16 January 2006 – The United Nations World Food Programme (WFP) today called on the international community to fully support its efforts to tackle hunger and poverty in West Africa, saying it has a “huge job to do in 2006” to assist the poorest region of the world.
The Rome-based agency said this year it was aiming to feed at least 10 million people in West Africa with over 300,000 tons of food at a cost of approximately $237 million. However so far only pledges totalling $18.4 million – or about 8 per cent of total requirements – have been confirmed.
“Almost every social and economic indicator sees West African countries at the base of the list. The need for humanitarian assistance is in many cases overwhelming, but the ability to deliver it is not always guaranteed,” said WFP Senior Deputy Executive Director, Jean-Jacques Graisse, who is on mission to Senegal.
“As we’ve learned time and time again, delivering late costs far more than delivering now,” Mr. Graisse observed, noting that living conditions in the countries of the African Sahel – a band of land south of the Sahara – was getting worse.
“The Sahel region has for too long been allowed to slip deeper and deeper into poverty, despite relative stability and democratic government. Access to food is at the very heart of human existence and yet poverty means that millions of people right here in West Africa wake up each day uncertain how they are going to feed themselves,” he said.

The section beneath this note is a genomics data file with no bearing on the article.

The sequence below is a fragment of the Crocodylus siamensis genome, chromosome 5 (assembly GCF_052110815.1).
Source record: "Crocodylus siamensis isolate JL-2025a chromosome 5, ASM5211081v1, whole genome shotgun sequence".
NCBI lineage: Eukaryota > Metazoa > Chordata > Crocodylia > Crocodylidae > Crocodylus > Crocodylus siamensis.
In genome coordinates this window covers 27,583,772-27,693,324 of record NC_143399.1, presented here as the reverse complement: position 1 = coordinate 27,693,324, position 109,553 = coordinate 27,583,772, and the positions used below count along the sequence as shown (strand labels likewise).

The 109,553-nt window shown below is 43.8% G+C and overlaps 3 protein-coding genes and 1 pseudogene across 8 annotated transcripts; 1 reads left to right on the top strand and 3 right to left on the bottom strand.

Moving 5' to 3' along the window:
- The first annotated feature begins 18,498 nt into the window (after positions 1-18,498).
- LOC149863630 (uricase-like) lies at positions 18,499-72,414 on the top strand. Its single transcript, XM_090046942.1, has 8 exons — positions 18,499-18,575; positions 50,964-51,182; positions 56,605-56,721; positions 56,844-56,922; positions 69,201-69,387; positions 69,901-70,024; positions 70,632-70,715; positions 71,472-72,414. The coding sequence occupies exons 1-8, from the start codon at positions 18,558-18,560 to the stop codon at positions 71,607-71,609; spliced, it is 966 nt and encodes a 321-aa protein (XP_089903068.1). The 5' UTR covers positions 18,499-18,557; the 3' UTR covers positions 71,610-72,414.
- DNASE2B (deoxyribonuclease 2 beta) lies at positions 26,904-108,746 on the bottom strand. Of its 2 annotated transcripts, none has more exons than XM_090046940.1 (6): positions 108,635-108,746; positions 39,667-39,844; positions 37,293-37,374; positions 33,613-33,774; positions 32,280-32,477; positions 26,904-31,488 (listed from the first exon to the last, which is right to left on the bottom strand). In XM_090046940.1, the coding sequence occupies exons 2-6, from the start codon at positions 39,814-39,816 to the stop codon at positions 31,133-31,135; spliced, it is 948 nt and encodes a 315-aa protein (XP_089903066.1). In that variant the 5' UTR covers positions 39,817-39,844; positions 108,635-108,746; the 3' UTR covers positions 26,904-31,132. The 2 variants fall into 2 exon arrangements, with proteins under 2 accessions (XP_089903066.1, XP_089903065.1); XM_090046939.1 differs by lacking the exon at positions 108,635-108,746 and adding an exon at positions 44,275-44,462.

The countries of the Sahel – Burkina Faso, Cape Verde, Chad, Guinea-Bissau, Mali, Mauritania, Niger and Senegal – have suffered acute food and nutritional crises about every 10 years since 1972, and WFP said today that its operation in Niger still required nearly $22 million to avoid a break in food supply as early as next month.
WFP said the situation in war-devastated Liberia improved after the elections at the end of last year but noted that Côte d’Ivoire “teeters between peace and renewed conflict that has the potential to destabilize much of the region.”
WFP’s current operation in Ivory Coast targets nearly 1 million food-insecure people, with a contingency plan to feed an additional 350,000 should the situation deteriorate. The agency is also helping to feed more than 200,000 refugees in eastern Chad who have fled from Sudan’s Darfur conflict.
Throughout the West African region, WFP has a total of 18 offices in countries that are classified as “low-income, food-deficit.” An estimated 3.2 million children under the age of five in the region suffer from acute malnutrition and 9 million from chronic malnutrition, the agency said.